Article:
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The excavations carried out in the ancient Greek city of Tenea, in the Peloponnese and which was built by Trojan prisoners of war, have revealed new and significant findings announced a few days ago by the Greek Ministry of Culture.
Among these discoveries huge baths dating from Roman times stand out.
The lost city of Tenea, which is mentioned in many Greek myths as well as historical texts, was discovered in October 2018.
One of the sources that mentions the existence of this city is the ancient legend of oedipus, mythical king of Thebes who, without knowing it, killed his father and married his mother.
This year, the team of archaeologists working in the ancient city led by Eleni Korka, discovered a 500-square-meter complex of bathroom facilities dating from the end of the 3rd century BC. until the middle of the 1st century BC.
Three of these areas present evidence that they once had hot water, and two of them finished in arches and with very well preserved clay floors. Even some of them still keep their original paint.
An ancient 15 meter deep well was found north of the baths, and next to it, an area where offerings, including miniature figures and containers, had been deposited. pointing out that it would be a site for religious use.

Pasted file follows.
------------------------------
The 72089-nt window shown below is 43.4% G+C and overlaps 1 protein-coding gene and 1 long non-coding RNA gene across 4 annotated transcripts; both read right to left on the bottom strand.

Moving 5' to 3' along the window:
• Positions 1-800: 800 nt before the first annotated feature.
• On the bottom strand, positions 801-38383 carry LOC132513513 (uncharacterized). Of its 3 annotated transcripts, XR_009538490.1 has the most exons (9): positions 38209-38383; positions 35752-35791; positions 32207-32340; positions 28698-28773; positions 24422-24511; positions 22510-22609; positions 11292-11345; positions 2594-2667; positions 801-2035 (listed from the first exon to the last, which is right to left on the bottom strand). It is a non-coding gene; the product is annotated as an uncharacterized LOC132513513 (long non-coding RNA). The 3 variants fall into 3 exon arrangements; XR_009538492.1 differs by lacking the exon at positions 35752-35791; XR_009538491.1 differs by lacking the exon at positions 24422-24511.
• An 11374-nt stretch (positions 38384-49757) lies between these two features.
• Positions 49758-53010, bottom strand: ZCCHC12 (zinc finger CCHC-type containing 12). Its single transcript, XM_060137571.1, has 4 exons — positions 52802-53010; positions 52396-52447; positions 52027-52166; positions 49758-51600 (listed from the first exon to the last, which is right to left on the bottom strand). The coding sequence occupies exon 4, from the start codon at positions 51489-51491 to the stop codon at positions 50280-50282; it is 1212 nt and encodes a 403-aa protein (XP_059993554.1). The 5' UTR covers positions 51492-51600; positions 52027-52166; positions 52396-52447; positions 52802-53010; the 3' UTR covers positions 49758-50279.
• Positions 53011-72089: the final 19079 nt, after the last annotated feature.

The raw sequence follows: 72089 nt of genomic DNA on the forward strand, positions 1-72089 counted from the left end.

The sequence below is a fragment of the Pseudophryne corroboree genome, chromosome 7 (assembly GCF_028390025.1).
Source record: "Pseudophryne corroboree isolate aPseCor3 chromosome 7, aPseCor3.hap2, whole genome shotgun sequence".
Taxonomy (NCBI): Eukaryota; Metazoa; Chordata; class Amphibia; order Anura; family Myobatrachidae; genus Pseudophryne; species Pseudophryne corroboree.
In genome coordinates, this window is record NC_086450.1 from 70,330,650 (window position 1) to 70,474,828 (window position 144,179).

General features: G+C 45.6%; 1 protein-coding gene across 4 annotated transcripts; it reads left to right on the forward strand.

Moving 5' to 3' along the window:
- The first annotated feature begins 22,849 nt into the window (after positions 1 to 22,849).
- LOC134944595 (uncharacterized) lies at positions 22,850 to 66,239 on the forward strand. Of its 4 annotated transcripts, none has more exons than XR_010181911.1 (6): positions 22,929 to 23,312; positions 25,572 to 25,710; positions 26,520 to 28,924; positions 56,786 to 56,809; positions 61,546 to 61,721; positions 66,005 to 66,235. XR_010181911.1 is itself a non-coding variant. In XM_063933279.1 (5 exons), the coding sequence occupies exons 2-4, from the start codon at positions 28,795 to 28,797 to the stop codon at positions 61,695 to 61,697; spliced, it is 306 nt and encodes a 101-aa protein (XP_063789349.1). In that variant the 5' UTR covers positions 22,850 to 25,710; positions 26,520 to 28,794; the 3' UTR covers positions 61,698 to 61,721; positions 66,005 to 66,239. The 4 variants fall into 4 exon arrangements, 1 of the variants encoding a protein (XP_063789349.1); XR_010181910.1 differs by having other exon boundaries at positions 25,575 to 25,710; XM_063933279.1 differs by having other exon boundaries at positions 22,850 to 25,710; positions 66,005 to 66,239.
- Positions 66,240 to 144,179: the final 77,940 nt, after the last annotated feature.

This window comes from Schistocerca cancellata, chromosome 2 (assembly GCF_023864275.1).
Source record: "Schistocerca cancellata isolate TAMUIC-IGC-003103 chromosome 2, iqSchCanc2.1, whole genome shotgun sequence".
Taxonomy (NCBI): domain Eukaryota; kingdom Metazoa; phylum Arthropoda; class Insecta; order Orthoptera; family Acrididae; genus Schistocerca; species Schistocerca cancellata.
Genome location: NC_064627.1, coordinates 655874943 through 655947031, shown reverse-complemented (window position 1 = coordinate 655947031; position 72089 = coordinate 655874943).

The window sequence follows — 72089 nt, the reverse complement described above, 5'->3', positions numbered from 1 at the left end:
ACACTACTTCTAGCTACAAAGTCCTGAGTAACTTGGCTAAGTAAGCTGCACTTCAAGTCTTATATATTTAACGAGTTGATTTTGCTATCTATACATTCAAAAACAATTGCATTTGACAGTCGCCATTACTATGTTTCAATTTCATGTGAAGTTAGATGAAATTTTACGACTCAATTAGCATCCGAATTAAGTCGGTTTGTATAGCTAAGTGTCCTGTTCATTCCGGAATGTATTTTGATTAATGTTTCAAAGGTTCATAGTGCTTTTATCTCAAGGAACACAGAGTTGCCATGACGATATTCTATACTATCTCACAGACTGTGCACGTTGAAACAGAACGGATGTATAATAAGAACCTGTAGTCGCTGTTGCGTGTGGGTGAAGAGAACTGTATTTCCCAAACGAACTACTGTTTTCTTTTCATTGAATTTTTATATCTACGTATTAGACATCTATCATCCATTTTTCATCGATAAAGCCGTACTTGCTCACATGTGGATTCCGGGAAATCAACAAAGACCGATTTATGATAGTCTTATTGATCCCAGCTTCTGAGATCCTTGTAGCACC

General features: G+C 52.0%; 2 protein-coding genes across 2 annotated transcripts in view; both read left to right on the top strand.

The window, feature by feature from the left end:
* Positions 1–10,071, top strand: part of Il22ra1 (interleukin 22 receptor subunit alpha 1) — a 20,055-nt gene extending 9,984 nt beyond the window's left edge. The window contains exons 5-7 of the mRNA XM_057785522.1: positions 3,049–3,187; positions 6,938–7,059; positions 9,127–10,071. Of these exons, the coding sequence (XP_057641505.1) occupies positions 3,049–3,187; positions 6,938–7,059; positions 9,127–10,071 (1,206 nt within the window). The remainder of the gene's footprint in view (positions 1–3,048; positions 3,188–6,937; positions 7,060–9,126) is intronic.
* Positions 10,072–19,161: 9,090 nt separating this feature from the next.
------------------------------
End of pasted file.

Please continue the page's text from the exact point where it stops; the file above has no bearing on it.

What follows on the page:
Other discovered objects include containers for the storage of aromatic oils and parts of statues dating from Hellenistic times.
The myth of Tenea
According to the myth, the city of Tenea was founded by the Trojans around the year 1100 B.C., its buildings being built by prisoners of the Trojan war.
The place was chosen because it was on the road between Corinth and the ancient settlement of Mycenae.
The stories say that Oedipus himself was raised here after being sent away by his parents when he was just a baby.
Tenea was for many years one of the largest and most prosperous cities in the Corinthian region, in the northern Peloponnese, but until 2018, it had not been possible to find out exactly its location or what was the reason for its decline and disappearance.
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